The bank reported a 37% y-o-y drop in its net income figure for 2020, primarily due to higher provisions for credit losses. This led to an EPS of $1.87 – down 32% as compared to the 2019 figure. The Covid-19 crisis and economic slowdown negatively impacted the loan repayment capability of businesses and individuals, leading to a build-up in provisions for credit losses by the bank. However, it released some of its credit loss reserves in fourth-quarter 2020, in response to some recovery in consumer spending and loan demand by commercial customers – signaling an improvement in their financial condition. We expect the same trend to continue in the subsequent quarters and increase the bank’s EPS figure to $2.40 in FY2021. Additionally, the bank is likely to start its share repurchase program from the first quarter of 2021. Overall, the EPS of $2.40 coupled with the P/E multiple of just below 14x will lead to a valuation of around $33.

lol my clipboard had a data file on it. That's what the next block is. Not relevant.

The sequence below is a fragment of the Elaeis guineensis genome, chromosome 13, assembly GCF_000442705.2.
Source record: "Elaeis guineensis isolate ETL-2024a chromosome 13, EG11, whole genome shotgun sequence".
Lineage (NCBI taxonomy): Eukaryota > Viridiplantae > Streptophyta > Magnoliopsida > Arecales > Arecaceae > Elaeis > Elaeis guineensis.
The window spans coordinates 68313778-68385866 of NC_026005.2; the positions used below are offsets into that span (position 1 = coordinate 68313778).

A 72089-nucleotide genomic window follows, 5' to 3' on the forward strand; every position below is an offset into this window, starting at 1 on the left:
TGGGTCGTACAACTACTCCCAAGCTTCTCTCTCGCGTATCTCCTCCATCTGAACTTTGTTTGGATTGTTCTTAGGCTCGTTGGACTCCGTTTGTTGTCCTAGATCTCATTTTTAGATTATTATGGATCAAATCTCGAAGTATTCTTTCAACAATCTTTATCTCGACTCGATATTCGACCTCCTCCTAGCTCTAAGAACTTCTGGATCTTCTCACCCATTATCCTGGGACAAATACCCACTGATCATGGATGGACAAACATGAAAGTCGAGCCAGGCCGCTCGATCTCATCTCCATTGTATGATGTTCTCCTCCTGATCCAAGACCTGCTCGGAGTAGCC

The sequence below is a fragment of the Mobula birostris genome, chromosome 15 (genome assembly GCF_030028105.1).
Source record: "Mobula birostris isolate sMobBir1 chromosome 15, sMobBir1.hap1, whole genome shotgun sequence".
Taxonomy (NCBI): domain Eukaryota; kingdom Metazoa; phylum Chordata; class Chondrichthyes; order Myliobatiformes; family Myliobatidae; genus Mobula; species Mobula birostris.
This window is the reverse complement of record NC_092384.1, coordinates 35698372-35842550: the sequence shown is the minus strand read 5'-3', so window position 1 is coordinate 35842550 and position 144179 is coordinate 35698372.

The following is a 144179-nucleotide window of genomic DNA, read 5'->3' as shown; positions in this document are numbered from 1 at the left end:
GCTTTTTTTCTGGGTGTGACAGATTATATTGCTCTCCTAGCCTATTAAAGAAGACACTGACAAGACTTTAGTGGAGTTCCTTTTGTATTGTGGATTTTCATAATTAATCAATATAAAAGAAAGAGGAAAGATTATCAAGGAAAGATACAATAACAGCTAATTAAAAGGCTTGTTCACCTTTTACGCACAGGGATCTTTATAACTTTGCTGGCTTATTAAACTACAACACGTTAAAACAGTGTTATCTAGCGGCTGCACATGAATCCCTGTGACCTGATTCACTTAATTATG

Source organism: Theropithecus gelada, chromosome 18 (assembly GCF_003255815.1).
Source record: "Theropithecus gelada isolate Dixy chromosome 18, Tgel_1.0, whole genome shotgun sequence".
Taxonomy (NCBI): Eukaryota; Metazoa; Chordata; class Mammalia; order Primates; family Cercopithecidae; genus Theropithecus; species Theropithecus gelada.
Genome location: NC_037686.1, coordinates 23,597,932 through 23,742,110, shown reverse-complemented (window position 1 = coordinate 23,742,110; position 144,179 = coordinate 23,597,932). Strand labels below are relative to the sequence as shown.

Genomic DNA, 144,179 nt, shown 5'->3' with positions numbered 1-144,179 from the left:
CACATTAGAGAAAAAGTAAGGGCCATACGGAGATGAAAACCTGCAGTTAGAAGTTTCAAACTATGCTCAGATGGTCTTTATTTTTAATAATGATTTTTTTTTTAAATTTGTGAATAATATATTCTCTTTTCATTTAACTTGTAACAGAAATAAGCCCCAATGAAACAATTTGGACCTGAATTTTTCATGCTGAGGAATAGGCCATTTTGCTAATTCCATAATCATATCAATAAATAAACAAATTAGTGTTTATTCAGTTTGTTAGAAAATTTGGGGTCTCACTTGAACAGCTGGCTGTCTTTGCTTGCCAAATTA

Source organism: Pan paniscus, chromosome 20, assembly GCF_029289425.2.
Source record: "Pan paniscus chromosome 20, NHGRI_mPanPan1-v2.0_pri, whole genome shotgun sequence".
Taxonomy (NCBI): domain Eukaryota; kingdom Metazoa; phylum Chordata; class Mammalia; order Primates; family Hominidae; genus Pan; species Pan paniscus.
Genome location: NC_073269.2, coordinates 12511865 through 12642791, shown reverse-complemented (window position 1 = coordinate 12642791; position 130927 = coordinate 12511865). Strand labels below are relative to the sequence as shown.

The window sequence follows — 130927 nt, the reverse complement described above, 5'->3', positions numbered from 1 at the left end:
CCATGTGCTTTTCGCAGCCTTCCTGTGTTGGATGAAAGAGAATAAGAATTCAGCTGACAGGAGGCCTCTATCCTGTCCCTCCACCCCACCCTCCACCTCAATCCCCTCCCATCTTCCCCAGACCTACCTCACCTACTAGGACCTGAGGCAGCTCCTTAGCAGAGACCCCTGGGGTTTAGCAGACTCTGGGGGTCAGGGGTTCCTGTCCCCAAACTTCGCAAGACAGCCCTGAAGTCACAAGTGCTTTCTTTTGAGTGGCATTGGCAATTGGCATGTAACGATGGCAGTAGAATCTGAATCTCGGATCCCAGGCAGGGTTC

[Updated 11/13/2020] Down 25% YTD, Bank of America Stock Is Pressured By Low Interest Rates
Although Bank of America stock (NYSE: BAC) has gained around 50% since the March bottom, it is still down 26% YTD. Trefis estimates Bank of America’s valuation to be around $29 per share – around 10% above the current market price. The banking giant is one of the largest U.S banks in terms of total assets and is very sensitive to changes in interest rates. In its recently released third-quarter results, Bank of America reported total revenues of $20.34 billion, which underperformed the revenue consensus estimates and is 11% lower than the year-ago period. While the Global Markets segment grew by 11% y-o-y due to a jump in sales & trading revenues and investment banking fees, this growth was more than offset by a 17% drop in consumer banking and a 7% decline in the global wealth & investment management segment driven by lower interest income. The lending industry has been under pressure after the announcement of a zero-rate policy by the Federal Reserve in response to the Covid-19 crisis. It reduces the net interest margin that banks earn by taking in deposits and offering loans.